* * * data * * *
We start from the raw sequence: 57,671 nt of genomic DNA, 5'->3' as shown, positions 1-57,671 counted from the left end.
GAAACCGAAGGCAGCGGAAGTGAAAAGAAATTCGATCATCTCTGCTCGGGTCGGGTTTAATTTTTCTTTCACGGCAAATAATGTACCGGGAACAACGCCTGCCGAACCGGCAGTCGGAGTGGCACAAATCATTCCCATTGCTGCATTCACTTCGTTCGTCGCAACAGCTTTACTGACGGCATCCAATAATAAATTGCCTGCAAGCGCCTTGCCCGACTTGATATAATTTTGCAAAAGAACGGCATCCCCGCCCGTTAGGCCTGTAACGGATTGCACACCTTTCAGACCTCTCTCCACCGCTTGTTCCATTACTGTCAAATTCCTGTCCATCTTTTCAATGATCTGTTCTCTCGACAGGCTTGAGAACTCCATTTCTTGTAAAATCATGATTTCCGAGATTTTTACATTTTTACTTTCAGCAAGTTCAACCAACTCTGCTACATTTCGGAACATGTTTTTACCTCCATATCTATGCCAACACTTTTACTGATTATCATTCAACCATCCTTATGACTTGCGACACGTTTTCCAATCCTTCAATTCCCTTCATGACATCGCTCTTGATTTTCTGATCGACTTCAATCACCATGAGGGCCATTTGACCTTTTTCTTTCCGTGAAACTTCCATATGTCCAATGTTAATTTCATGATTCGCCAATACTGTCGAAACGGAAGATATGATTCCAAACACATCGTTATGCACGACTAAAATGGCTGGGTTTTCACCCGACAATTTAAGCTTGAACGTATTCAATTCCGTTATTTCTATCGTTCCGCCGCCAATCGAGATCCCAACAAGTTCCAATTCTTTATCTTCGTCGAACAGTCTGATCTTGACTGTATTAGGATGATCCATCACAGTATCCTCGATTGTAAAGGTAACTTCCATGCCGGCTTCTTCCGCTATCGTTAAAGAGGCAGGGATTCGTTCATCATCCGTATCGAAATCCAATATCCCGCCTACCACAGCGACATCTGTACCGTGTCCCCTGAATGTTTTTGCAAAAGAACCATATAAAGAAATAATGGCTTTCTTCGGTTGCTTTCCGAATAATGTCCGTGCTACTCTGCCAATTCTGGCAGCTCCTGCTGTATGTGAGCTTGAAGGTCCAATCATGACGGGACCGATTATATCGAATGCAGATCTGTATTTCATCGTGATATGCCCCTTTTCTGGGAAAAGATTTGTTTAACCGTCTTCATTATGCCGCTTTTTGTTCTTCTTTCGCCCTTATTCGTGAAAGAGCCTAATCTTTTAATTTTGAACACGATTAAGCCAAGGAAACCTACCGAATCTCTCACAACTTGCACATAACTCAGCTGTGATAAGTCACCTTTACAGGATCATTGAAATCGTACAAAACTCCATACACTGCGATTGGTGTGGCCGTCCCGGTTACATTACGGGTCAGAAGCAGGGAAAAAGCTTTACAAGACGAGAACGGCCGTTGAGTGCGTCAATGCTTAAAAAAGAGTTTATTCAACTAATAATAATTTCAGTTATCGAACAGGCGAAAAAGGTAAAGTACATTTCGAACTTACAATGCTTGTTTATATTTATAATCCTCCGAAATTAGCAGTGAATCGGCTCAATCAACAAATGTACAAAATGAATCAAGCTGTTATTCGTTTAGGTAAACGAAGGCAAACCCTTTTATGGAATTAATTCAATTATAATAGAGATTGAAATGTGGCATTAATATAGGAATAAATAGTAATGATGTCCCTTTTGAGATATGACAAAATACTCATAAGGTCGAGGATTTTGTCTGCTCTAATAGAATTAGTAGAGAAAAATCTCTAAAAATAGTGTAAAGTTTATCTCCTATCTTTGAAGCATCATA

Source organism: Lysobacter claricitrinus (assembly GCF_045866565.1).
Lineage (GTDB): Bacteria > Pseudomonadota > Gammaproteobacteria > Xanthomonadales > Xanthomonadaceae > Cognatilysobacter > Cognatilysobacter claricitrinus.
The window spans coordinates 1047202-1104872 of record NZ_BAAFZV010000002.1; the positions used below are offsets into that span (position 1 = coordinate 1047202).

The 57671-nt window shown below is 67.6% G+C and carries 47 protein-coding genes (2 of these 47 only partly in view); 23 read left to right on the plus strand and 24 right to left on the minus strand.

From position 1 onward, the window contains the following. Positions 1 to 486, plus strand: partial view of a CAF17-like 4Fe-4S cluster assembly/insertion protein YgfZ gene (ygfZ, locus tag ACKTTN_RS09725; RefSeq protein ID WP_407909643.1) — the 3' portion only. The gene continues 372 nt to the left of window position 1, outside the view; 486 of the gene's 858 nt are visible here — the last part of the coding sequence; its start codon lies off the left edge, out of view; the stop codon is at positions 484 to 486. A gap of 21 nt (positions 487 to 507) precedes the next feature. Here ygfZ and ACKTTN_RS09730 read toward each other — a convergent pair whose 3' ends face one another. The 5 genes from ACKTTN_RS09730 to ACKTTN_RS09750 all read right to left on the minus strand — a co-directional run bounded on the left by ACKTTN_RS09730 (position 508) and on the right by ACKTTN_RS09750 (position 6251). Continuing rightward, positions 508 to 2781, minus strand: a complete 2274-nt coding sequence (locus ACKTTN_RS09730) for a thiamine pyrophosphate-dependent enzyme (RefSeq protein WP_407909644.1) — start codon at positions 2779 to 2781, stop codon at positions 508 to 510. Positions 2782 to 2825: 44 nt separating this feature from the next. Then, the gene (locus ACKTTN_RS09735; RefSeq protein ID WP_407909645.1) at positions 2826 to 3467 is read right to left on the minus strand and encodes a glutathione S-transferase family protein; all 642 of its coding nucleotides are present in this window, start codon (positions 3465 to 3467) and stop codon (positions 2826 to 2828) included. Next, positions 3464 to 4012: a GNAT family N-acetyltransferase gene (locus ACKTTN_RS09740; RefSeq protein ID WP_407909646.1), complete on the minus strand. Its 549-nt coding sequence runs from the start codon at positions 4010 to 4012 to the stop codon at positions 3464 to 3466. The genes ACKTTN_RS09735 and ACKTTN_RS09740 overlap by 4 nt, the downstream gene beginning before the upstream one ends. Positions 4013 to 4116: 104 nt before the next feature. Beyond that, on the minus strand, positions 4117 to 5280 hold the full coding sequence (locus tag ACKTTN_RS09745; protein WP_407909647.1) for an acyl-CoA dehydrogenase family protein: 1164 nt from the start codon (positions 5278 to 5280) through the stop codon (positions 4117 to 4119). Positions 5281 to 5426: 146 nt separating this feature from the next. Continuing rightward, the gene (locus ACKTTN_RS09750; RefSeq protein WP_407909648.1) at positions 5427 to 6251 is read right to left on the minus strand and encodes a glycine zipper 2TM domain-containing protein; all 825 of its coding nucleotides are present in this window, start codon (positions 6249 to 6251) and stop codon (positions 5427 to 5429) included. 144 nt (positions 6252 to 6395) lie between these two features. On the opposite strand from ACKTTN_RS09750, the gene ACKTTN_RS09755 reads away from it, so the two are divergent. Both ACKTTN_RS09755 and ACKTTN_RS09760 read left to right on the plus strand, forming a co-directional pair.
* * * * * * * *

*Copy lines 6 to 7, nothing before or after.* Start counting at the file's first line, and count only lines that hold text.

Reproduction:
The 57671-nt window shown below is 67.6% G+C and carries 47 protein-coding genes (2 of these 47 only partly in view); 23 read left to right on the plus strand and 24 right to left on the minus strand.

From position 1 onward, the window contains the following. Positions 1 to 486, plus strand: partial view of a CAF17-like 4Fe-4S cluster assembly/insertion protein YgfZ gene (ygfZ, locus tag ACKTTN_RS09725; RefSeq protein ID WP_407909643.1) — the 3' portion only. The gene continues 372 nt to the left of window position 1, outside the view; 486 of the gene's 858 nt are visible here — the last part of the coding sequence; its start codon lies off the left edge, out of view; the stop codon is at positions 484 to 486. A gap of 21 nt (positions 487 to 507) precedes the next feature. Here ygfZ and ACKTTN_RS09730 read toward each other — a convergent pair whose 3' ends face one another. The 5 genes from ACKTTN_RS09730 to ACKTTN_RS09750 all read right to left on the minus strand — a co-directional run bounded on the left by ACKTTN_RS09730 (position 508) and on the right by ACKTTN_RS09750 (position 6251). Continuing rightward, positions 508 to 2781, minus strand: a complete 2274-nt coding sequence (locus ACKTTN_RS09730) for a thiamine pyrophosphate-dependent enzyme (RefSeq protein WP_407909644.1) — start codon at positions 2779 to 2781, stop codon at positions 508 to 510. Positions 2782 to 2825: 44 nt separating this feature from the next. Then, the gene (locus ACKTTN_RS09735; RefSeq protein ID WP_407909645.1) at positions 2826 to 3467 is read right to left on the minus strand and encodes a glutathione S-transferase family protein; all 642 of its coding nucleotides are present in this window, start codon (positions 3465 to 3467) and stop codon (positions 2826 to 2828) included. Next, positions 3464 to 4012: a GNAT family N-acetyltransferase gene (locus ACKTTN_RS09740; RefSeq protein ID WP_407909646.1), complete on the minus strand. Its 549-nt coding sequence runs from the start codon at positions 4010 to 4012 to the stop codon at positions 3464 to 3466. The genes ACKTTN_RS09735 and ACKTTN_RS09740 overlap by 4 nt, the downstream gene beginning before the upstream one ends. Positions 4013 to 4116: 104 nt before the next feature. Beyond that, on the minus strand, positions 4117 to 5280 hold the full coding sequence (locus tag ACKTTN_RS09745; protein WP_407909647.1) for an acyl-CoA dehydrogenase family protein: 1164 nt from the start codon (positions 5278 to 5280) through the stop codon (positions 4117 to 4119). Positions 5281 to 5426: 146 nt separating this feature from the next. Continuing rightward, the gene (locus ACKTTN_RS09750; RefSeq protein WP_407909648.1) at positions 5427 to 6251 is read right to left on the minus strand and encodes a glycine zipper 2TM domain-containing protein; all 825 of its coding nucleotides are present in this window, start codon (positions 6249 to 6251) and stop codon (positions 5427 to 5429) included. 144 nt (positions 6252 to 6395) lie between these two features. On the opposite strand from ACKTTN_RS09750, the gene ACKTTN_RS09755 reads away from it, so the two are divergent. Both ACKTTN_RS09755 and ACKTTN_RS09760 read left to right on the plus strand, forming a co-directional pair.